An agreement signed today will end 90 years of motorsport at Western Springs Speedway.

For many years, promoters, motorsport drivers and their fans have fought to stay at the city-fringe location with the history of the sport in Auckland rising from its dirt tracks.

The first official season of speedway at Western Springs was held in 1938, but today the fight will be lost for many who cling to fond memories and years spent at the grounds.

The new agreement will see the last wheels spun at the track at the end of summer 2019-20, with speedway moving to a new purpose-built home at Colin Dale Motorsport Park in Wiri, east of the airport.

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For 74-year-old Kevin Parkinson the decision is overwhelming.

"It is just a sad, sad time. It really is. It means so much to a hell of a lot of people," he said.

"My memories of Western Springs Speedway go back to my childhood when I was about 10 years old.

"We lived in the Grey Lynn area and used to push our bikes along Newton Gully. We found Western Springs one night and I have never gone away from the place since.

"As a kid I remember putting up the safety fences and filling in holes on the infield," he said.

The new agreement will see the last wheels spun at the track at the end of summer 2019-20. Photo / Brett Phibbs
The new agreement will see the last wheels spun at the track at the end of summer 2019-20. Photo / Brett Phibbs

Parkinson began racing at the grounds at 21, and spent 20 years behind the wheel of a TQ Midget.

"We used to have barbecues after the meetings with our families, so everyone was just one big family – all the competitors and spectators. It was a wonderful time.

"Guys like A J Foyt and names like that have been here and were just overwhelmed by it. It was such an awesome place and we should have never let it go. It is so sad.

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It was such an awesome place and we should have never let it go. It is so sad.

"Progress they call it, but some of us don't see it that way."

Parkinson's daughter Rachael Parkinson-Turner also shared fond memories of growing up watching her father race.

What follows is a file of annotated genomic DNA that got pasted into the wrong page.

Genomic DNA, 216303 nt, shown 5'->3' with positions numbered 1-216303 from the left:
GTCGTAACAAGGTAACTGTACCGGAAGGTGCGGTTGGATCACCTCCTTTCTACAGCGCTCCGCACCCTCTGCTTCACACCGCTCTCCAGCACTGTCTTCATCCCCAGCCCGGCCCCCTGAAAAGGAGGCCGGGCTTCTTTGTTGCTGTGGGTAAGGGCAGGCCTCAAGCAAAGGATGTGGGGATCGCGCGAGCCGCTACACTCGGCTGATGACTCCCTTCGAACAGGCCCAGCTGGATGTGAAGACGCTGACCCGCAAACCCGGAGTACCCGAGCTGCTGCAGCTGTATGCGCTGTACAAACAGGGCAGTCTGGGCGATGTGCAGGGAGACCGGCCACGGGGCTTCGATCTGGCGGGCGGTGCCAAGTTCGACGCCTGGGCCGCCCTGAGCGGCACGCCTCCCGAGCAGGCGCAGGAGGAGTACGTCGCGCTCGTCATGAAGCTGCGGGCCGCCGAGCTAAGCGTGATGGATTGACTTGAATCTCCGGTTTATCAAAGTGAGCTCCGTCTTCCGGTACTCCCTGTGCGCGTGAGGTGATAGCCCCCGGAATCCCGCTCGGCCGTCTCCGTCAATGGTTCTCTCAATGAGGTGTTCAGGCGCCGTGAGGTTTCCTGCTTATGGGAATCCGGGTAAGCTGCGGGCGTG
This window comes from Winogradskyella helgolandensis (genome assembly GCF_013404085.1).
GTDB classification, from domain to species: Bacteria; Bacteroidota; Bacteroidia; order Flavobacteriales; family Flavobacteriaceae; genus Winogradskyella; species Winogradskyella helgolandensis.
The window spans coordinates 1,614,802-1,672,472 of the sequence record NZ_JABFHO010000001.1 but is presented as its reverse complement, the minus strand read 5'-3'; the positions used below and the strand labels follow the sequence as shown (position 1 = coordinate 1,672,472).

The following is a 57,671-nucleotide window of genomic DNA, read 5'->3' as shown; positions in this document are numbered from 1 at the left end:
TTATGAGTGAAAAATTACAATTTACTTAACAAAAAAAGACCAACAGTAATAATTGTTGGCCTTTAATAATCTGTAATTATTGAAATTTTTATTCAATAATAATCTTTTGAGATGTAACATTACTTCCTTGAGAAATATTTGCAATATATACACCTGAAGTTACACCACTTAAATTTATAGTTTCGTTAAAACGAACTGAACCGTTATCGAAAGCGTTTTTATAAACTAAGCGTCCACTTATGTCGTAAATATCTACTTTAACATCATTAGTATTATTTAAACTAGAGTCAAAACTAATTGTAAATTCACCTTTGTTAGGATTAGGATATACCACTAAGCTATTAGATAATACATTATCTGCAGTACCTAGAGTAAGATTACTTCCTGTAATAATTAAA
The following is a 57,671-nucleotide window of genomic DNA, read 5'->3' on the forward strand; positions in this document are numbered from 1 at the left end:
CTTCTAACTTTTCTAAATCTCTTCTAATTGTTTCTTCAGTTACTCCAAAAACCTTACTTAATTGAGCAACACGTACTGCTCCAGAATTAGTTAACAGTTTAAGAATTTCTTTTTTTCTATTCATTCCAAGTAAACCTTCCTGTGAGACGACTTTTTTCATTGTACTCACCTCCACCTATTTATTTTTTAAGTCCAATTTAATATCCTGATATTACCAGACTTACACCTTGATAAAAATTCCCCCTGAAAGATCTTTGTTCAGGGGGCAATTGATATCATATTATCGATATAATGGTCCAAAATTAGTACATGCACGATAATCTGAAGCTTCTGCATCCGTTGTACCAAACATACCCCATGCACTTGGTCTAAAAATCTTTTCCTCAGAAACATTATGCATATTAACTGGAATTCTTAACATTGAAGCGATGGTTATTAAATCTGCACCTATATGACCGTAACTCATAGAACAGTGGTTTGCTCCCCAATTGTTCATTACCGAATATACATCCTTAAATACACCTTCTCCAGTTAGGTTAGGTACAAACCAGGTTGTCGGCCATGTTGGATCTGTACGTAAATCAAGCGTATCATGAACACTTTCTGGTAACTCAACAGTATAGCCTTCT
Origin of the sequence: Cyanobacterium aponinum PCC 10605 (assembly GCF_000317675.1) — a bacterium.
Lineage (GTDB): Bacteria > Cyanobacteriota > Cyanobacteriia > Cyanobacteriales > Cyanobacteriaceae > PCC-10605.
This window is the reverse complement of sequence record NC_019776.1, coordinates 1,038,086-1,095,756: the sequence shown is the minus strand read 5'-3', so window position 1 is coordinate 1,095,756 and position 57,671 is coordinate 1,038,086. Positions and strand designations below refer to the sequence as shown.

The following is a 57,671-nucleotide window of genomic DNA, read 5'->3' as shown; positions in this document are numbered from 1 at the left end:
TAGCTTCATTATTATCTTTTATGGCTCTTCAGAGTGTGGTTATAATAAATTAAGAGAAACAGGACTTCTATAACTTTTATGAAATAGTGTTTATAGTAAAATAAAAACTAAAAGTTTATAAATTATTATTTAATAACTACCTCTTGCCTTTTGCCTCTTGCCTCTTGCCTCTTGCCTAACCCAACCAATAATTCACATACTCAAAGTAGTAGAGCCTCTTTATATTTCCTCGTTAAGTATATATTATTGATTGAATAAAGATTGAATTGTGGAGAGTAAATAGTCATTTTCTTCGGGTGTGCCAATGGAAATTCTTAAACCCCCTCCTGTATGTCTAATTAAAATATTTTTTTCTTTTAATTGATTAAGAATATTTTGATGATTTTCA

"I spent my whole summers there," she said, "So I kind of understand the early days of the springs and what it means to so many people."

"We made lifelong friends and there are so many memories and history that go along with it that can't be replaced."

Parkinson-Turner said although she understands the reasons for the grounds having to move, it was still a very sad time.

"This is where it all started. It is the home of speedway in Auckland and you certainly wont be able to replicate that elsewhere," she said.

"But there are two more seasons I guess, and we will have to make the most of them."

Sprint cars race in late evening sunshine at Western Springs Speedway in 2010. Photo / Greg Bowker
Sprint cars race in late evening sunshine at Western Springs Speedway in 2010. Photo / Greg Bowker

While roaring engines, hooting crowds and burning rubber are heaven for some, residents of the Auckland suburb have grown sick and tired of the noise and have long protested against it.

Speedway promoters are also heralding the decision to move as being made collectively with the future of speed in mind.

Long-time speedway fan Arron Parkes agrees with the decision, and said it was the best thing that could have happened for the sport.

"I think it is a good thing because the current situation is that the council have completely hamstrung the sport with major time restraints that reduced the meetings to nearly half of what they used to be," he said.

"The cars are also getting faster so the track just doesn't suit the style of cars we are racing there now.

"A better track, a wider track and better sized pits will be a good thing. The sport has outgrown the Springs and the council have crushed what it used to be. Moving it, having less restrictions and more suitable facilities is a great move."

Moving it, having less restrictions and more suitable facilities is a great move.

Parkes has been a spectator for 40 years, crewed for many drivers and also raced his own car for about five years.

"A true fan will be there no matter what. It is about the sport and not about the venue," he said.

"The venue could be anywhere as long as the quality of the sport is good. It is always sad when something comes to an end, but it hasn't really come to an end, it is only going to get better.

"People feel like they are being bullied out of there so they are trying to stand their ground, but if they look at it from a racing perspective, it could be a lot better than it is."

Auckland councillor Ross Clow said it was a fantastic day for speedway fans in Auckland.

"A purpose built speedway facility at Colin Dale Park secures the sport's future in Auckland and increases the number of events speedway can hold in any given year," he said.

Simon Dew from the Western Springs Residents Association also believed the move was a good thing for the community.

"We are jolly glad to see it finally resolved. We think it took well too long but we will now look forward to the sound of leather on willow," he said.

Western Springs is now proposed to become the home for all forms of cricket, with a new oval playing field and new stands.

It would remain a venue for concerts and the home of the Ponsonby Rugby Football Club, and also become a base for Australian Rules Football.

This would allow the return to Auckland of a full schedule of international cricket fixtures.